Wilbur and Orville Wright were American aviation pioneers. Wilbur and Orville Wright, two brothers from Dayton, OH, made history when they flew the Wright Flyer, the first manned, motorized, heavier-than-air “flying machine,” at Kitty Hawk, North Carolina, on December 17, 1903.
The Wright Brothers’ lifelong fascination in flight was sparked by a toy helicopter. Milton Wright, the boys’ father, brought home a rubber band-powered toy helicopter in 1878. This toy, designed by Alphonse Pénaud, a French aeronautical experimenter, did not fall to the ground as planned. Rather, it “flew across the room until it struck the ceiling, where it fluttered for a time before finally sinking to the floor,” according to Wilbur and Orville. They went so far as to try and make their own toy aircraft. Orville subsequently acknowledged that this childhood toy was the catalyst for their interest in flight.
Wilbur Wright was born on April 16, 1867 at Millville, Indiana. In a family of five, he was the middle kid. His father was a United Brethren in Christ Church bishop. Milton Wright was his name. His mother’s name was Susan Catherine Koerner. Wilbur’s younger brother, Orville Wright, born in 1871, was his childhood buddy. Wilbur and Orville did not attend college, but Katherine, their younger sister, did.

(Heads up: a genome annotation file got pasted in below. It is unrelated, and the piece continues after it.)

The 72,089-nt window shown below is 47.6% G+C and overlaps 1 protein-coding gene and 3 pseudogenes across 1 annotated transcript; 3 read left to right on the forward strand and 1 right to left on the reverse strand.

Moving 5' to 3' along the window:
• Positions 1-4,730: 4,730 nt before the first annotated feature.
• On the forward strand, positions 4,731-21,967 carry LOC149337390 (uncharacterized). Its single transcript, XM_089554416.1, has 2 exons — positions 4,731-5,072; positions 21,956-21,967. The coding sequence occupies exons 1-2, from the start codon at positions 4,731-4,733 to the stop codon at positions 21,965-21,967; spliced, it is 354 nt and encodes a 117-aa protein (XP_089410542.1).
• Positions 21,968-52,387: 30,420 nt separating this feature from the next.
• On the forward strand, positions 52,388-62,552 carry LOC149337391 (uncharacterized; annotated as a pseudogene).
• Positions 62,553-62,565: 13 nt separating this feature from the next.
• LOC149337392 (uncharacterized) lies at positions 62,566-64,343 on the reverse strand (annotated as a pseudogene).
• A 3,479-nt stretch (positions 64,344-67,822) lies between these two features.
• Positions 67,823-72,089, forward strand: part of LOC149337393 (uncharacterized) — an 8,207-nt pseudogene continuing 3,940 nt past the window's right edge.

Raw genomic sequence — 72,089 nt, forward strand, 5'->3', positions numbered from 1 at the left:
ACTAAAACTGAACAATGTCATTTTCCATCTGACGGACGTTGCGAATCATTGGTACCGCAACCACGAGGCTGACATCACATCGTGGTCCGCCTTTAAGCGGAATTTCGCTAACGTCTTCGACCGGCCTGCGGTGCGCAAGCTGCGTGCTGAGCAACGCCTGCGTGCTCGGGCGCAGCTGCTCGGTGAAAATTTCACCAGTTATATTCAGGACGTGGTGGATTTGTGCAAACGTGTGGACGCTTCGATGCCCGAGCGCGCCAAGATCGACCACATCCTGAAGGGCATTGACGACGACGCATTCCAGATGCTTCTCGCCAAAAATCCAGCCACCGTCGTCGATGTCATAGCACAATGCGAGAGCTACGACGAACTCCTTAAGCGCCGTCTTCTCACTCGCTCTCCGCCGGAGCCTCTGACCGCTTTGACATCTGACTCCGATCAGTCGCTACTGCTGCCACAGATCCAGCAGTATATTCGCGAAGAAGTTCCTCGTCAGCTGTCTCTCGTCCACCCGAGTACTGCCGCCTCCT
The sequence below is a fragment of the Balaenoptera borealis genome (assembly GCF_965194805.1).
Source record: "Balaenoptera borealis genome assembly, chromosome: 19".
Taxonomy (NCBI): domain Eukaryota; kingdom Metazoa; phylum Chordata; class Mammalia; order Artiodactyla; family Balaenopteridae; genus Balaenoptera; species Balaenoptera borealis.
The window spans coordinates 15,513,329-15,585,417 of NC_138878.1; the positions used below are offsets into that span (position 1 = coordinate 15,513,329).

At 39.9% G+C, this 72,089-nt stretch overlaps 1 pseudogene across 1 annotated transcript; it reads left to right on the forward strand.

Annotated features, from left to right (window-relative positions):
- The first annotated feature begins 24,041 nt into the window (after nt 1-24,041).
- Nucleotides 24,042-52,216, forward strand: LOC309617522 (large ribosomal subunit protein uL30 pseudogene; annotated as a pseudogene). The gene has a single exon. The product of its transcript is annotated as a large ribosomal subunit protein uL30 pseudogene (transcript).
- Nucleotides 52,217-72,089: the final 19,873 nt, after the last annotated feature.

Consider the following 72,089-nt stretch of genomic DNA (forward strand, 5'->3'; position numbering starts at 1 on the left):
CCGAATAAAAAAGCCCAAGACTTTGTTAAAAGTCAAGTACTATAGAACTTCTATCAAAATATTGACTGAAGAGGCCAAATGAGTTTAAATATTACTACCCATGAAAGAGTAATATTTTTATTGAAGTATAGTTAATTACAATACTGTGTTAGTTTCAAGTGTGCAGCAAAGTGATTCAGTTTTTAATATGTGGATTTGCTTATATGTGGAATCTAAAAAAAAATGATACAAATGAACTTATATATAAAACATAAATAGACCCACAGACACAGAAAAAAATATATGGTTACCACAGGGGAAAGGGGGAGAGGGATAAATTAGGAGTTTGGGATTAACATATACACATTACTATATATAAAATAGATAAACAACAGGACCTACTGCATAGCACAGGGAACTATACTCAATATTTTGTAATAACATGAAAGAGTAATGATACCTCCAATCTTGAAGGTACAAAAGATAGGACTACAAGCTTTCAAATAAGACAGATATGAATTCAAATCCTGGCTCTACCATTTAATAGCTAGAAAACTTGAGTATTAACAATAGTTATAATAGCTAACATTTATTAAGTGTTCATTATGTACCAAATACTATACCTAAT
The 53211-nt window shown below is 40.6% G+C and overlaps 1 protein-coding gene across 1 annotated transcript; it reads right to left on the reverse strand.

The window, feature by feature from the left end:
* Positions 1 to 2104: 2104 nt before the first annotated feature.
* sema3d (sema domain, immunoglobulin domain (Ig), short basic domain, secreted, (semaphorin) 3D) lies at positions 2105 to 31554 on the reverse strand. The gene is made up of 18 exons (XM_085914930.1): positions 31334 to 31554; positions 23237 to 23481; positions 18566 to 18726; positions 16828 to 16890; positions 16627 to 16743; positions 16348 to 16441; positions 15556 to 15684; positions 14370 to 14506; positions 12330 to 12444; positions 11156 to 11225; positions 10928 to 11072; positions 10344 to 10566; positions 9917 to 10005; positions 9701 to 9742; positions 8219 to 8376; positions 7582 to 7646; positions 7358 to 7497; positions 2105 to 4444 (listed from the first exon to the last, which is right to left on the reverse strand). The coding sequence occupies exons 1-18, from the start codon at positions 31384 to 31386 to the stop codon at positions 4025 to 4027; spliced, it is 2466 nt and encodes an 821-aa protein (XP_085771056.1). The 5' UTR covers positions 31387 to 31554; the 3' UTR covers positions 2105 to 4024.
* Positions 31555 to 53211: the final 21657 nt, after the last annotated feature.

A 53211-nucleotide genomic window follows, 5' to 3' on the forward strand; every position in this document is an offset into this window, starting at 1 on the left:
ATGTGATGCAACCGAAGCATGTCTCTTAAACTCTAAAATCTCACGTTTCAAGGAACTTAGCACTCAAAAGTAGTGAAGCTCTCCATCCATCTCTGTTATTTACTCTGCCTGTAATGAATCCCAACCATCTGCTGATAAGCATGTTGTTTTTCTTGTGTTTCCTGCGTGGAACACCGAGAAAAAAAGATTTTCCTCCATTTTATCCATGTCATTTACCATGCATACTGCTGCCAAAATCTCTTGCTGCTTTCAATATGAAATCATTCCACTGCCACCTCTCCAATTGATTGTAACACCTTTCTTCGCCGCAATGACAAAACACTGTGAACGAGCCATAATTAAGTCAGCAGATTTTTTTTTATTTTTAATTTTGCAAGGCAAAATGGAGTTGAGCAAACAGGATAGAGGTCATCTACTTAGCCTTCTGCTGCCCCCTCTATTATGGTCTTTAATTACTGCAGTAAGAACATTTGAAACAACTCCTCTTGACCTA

Milton Wright, the Wrights’ father, was a Protestant bishop who was passionate about books and research. Susan, his wife, was a mechanical genius who majored in math, science, and literature in college and frequently constructed toys for the Wright kids. Novels, poetry, ancient history, scientific treatises, and encyclopedias adorned their home’s shelves. They instilled in their children the importance of reading widely and taking charge of their own education. When asked about their early interest in flight, the Wright brothers always stated they were interested “for fun,” and that their revenues will be used to fund future scientific research.
Wilbur was a talented and hard-working student who thrived in school. He had a vibrant personality and intended to attend Yale University after high school. An accident in the winter of 1885–86 upended Wilbur’s life. During an ice hockey game, he was severely injured when another player’s stick hit him in the face.
Despite the fact that Wilbur’s injuries had mostly healed, the tragedy had left him despondent. He did not complete high school, abandoned his college plans, and returned to live with his family. During this time, Wilbur spent a lot of time at home, taking care of his sick mother and reading books from the family library. Susan Koerner died of tuberculosis in 1889.
In 1889, the brothers established their own newspaper, the West Side News. Orville was the publisher, and Wilbur edited the periodical. The boys also shared a fondness for cycling, which was becoming increasingly popular across the country. Wilbur and Orville opened a bicycle shop in 1892, fixing and selling their own designs.